Growing up in the Caribbean I was used to only two types of weather patterns: rainy season and dry season. Where I grew up the average annual temperature was 80 degrees. In the Caribbean, we only paid attention to the thermometer, which served to tell us the temperature at any given time.
I don’t think I even heard about or knew what a thermostat was until I came to the Unite States in the mid-1980s. For most people in the Caribbean, we only need to know what the temperature is so we can dress appropriately. We had no use for a thermostat because few of us had air-conditioning–and certainly no heating–in our homes.
We have been looking at the culture of the organization over the past two weeks. Last week I suggested some ways to improve the culture of your organization. In this final blog on organizational culture, I want to suggest what a healthy leadership team should look like when the culture is good.
Last week we looked at the major role organizational culture plays in the success of the organization. We might have the best vision, mission, and strategy, but if we don’t have a healthy culture, we will struggle and eventually not succeed as the leader of the organization, be it a business or a church.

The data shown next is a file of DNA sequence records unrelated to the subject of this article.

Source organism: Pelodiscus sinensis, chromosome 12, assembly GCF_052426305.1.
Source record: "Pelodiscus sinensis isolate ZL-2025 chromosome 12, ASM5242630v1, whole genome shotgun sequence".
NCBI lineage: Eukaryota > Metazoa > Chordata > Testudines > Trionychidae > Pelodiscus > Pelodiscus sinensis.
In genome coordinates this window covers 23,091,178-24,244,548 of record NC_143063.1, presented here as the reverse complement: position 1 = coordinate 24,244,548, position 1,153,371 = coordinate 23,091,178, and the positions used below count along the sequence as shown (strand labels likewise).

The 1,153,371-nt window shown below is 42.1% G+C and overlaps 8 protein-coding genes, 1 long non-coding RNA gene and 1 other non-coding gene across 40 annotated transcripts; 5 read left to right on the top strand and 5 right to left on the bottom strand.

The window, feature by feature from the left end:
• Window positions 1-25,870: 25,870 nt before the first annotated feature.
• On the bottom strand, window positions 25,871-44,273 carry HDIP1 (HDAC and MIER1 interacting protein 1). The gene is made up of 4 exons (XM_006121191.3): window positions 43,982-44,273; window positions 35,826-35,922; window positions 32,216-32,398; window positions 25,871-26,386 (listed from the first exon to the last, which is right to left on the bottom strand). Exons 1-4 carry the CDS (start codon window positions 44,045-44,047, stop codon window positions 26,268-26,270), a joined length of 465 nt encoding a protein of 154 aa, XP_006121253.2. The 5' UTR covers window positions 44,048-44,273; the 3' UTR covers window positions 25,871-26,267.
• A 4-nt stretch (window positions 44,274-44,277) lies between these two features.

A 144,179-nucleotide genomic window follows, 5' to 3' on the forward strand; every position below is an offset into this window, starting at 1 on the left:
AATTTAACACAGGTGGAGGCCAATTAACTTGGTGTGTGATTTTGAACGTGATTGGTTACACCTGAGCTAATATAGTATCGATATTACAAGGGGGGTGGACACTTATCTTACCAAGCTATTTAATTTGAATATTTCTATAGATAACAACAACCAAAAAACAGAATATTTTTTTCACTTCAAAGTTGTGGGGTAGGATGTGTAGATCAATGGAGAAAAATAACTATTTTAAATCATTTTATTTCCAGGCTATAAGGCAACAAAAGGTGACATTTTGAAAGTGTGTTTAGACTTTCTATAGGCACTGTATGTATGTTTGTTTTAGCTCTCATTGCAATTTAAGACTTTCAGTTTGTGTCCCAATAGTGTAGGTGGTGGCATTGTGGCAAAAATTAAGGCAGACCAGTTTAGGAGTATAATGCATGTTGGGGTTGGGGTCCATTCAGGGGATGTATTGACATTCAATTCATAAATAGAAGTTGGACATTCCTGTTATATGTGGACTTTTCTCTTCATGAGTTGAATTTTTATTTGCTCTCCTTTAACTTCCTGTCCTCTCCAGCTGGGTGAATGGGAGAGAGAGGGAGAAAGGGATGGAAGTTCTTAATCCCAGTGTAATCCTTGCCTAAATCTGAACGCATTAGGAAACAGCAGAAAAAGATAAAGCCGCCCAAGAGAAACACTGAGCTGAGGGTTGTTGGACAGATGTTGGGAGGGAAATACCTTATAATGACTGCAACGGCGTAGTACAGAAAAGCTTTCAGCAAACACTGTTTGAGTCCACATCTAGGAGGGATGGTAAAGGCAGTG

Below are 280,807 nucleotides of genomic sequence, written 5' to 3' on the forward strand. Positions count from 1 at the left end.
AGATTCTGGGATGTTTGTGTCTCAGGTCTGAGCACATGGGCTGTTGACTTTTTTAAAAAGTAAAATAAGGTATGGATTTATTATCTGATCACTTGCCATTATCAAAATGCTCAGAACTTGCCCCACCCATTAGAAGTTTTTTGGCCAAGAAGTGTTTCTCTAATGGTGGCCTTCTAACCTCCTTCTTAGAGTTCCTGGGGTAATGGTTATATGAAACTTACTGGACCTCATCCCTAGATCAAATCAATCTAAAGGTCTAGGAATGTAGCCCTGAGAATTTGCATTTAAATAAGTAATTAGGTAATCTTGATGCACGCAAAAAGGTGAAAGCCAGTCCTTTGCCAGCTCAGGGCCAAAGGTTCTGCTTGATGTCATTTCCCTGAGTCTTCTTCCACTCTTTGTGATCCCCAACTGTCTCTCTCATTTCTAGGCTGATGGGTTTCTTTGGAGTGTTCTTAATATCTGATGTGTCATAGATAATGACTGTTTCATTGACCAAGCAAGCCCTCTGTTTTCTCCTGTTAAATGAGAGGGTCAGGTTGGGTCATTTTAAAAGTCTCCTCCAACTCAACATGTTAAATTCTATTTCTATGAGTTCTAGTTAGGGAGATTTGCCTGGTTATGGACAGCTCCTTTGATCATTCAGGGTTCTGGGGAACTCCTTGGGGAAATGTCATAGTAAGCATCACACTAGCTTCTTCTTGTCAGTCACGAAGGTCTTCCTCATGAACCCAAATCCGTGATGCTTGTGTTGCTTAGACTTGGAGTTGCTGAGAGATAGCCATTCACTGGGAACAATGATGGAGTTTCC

If the culture in your current organization is unhealthy, or only somewhat healthy, I want to suggest some steps to take that would lead to a healthy organizational culture.
The behavior of the people working in an organization is a reflection of the organization’s culture. Whether an organization is functioning in a healthy or unhealthy manner fundamentally comes down to its culture. By definition, organizational culture is what people in the organization believe and how they behave base on those beliefs.
Organizational culture is a system of shared assumptions, values, and beliefs, which governs how people behave in organizations. These shared values have a strong influence on the people in the organization and dictate how they dress, act, and perform their jobs. (John McLaughlin)